The speakers Halvard Idland, Helle Klem, Aud Marit Wiig and Joaquim Falcão.
“A Constitution is not a description, it is a prescription, it is an ideal, not reality. The Constitution does not describe how people are, but how they ought to be, it is a dream of how we would like our country to be. It is also an attempt to find solutions to normal tensions in society, between power and freedom, conflict and consensus, tradition and innovation. If your constitution is changing slowly, you can say that we had to change fast, and our constitution clearly shows that several groups of interests were fighting to constitutionalize their interests. This is why our constitution details so many rights and duties and includes economic and social aspects, and it also explains why our constitution has 42000 words and yours only about 7000”, he said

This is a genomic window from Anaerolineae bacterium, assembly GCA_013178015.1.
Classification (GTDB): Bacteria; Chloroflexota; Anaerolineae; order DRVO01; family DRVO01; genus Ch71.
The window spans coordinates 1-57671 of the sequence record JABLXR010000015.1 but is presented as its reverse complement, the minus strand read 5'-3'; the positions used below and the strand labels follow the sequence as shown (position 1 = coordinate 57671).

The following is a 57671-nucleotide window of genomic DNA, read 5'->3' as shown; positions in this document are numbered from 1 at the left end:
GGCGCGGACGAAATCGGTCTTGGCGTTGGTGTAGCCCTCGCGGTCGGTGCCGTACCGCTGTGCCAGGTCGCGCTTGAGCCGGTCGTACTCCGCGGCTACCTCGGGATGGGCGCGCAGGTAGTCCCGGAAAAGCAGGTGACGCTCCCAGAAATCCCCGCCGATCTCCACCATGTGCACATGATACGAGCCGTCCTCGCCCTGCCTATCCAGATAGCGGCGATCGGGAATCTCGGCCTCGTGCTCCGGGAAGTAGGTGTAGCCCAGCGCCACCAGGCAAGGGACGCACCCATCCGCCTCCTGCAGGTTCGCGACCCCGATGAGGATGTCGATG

Mr. Falcão reminded the audience that in the beginning of the last century, only five or six countries were actual democracies. By the end of the 20th century, 130 countries had made the option of becoming a constitutional democracy.
“The 21st century has different characteristics. This is the century of the implementation of this option, and each country is trying to find their way. This explains the constitutional differences we see. What we share with you is the freedom of expression, the separation of power, free elections, among other things. Norway and Brazil also share a serious concern for environmental protection. 16 percent of the Brazilian territory is environmentally protected and 13 percent belongs to indigenous communities. You share this goal with us, and one of your amendments was aimed to improve the protection of the environment”, Mr. Falcão said, and concluded with a joke:
“I also hope you will accept and support another constitutional amendment – that Brazil will become the next winner of the World Cup.”
By Runa Hestmann, NBCC journalist